Page:Yule Logs.djvu/41

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25
A FIGHTING MERMAID

When next he was allowed to regain his feet, he was helplessly bound and being marched away to prison, together with Carlos Moranza, who was in the same unhappy plight. Even then the spirit of the young American was unsubdued; and, in defiance of his enemies, he raised a cry on gaining the street that he felt certain was as good Spanish as it was English.

"Cock-a-doodle-doo!" he shouted, with all the breath left in him.

"Silencio, Gringo!" growled the nearest soldier, at the same time striking his prisoner full in the mouth with the flat of his hand.

For a wonder, Carl Baldwin retained sufficient wisdom to accept the blow without a word, though, had he known the full value of his outcry, he might have been tempted to repeat it.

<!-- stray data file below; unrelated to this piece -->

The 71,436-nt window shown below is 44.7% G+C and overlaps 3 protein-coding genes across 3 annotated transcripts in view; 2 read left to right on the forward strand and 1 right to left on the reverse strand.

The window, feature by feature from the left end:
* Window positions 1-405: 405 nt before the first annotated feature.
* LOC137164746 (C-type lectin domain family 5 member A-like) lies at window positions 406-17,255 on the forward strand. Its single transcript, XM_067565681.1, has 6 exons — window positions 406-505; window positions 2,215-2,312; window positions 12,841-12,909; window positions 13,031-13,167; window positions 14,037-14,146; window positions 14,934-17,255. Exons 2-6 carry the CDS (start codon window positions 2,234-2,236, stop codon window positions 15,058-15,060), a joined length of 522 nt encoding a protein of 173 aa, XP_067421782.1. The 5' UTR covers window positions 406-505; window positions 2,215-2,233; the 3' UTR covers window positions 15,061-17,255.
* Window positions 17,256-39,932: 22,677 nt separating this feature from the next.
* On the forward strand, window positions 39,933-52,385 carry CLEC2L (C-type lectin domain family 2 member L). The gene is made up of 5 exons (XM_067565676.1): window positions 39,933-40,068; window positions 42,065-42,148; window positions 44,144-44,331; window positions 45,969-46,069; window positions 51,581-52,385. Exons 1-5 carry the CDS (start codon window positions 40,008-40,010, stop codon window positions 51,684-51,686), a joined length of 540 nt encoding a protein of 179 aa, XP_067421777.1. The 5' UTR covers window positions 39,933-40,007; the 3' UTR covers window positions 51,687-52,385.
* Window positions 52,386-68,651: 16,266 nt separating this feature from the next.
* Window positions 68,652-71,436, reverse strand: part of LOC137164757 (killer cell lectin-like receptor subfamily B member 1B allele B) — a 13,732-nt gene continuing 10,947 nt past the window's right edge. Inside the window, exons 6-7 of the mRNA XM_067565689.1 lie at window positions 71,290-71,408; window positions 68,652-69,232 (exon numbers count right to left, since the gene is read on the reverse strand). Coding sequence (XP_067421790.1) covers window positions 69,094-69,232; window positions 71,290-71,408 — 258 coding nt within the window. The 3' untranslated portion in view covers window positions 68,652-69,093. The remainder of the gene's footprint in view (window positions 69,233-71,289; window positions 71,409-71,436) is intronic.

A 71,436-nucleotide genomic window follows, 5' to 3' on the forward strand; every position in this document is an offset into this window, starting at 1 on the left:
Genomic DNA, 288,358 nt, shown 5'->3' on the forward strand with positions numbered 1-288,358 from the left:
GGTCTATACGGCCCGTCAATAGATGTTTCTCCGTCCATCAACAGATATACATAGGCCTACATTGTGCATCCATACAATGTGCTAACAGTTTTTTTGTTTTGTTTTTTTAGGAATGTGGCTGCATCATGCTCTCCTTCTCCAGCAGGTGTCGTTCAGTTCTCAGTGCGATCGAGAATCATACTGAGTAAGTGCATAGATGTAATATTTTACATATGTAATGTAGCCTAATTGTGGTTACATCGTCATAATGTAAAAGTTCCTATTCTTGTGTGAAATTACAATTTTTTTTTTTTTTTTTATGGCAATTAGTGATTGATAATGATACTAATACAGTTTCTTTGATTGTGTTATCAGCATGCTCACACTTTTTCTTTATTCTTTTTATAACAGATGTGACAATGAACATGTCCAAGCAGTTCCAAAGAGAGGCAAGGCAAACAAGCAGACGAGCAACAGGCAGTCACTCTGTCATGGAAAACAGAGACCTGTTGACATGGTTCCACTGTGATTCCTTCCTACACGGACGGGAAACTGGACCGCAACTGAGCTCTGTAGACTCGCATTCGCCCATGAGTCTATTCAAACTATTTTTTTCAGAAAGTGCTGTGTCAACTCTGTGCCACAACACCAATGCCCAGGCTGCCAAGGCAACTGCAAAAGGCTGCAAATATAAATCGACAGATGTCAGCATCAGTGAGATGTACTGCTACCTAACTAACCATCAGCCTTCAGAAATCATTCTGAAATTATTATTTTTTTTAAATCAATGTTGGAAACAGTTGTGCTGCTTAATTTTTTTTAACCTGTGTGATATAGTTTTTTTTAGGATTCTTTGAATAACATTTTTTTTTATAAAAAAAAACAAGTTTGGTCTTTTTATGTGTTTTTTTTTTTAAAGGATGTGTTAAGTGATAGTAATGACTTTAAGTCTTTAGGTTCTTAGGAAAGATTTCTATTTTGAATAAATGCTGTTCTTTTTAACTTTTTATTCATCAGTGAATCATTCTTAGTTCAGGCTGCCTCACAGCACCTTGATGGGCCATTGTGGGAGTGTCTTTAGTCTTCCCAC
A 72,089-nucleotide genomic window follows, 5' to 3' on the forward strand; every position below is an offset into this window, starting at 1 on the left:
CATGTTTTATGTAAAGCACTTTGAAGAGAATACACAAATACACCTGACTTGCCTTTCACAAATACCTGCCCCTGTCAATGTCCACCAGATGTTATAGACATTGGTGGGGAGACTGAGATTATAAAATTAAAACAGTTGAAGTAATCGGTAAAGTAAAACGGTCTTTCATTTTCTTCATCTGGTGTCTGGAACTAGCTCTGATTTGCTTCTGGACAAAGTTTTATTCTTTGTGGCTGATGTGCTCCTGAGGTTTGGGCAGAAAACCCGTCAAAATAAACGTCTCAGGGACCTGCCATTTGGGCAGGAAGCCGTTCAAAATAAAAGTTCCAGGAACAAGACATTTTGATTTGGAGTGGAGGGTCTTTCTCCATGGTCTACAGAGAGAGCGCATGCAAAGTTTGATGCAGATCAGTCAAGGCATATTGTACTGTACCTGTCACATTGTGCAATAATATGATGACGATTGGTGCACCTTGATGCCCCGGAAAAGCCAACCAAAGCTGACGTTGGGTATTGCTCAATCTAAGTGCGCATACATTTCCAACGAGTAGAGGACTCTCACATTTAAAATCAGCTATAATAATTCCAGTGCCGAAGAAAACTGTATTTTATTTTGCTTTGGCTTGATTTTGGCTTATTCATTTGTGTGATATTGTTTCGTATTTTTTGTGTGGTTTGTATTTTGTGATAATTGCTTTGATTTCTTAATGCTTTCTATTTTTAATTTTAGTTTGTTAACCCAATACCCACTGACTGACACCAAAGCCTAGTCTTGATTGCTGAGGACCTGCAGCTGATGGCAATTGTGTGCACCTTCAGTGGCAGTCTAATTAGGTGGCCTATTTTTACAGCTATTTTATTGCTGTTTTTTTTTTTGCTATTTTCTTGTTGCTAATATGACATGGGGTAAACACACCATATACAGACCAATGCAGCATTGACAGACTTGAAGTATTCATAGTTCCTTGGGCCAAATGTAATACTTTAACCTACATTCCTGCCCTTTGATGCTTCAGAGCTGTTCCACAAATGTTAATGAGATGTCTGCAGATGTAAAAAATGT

A crowd had already gathered in front of the café, and from it instantly arose answering shouts, in tones indicating both derision and amazement, of "El gallo! El canto del gallo!"

Carlos Moranza wondered how his friend had obtained a knowledge of the Junta's defiant password for the current month, since even to him it had only been revealed under promise of a strict secrecy that he had not broken. He had used it but once, and then the whispered "Canto del gallo" had instantly admitted him to the presence of the Junta's agent in Key West. No matter, though, how Carl had discovered it, he was justified in using it under the circumstances, for it might raise friends to their assistance, if, indeed, there were any within hearing who understood its hidden meaning. Thus thinking, the young Cuban also uplifted his voice in a ringing "Canto del gallo."

At sound of this second note of defiance, the Spanish spy, with a malediction upon the gallipollo, sprang towards the lad, but, ere he could strike a blow, some one in the crowd hurled a paving-stone that stretched him senseless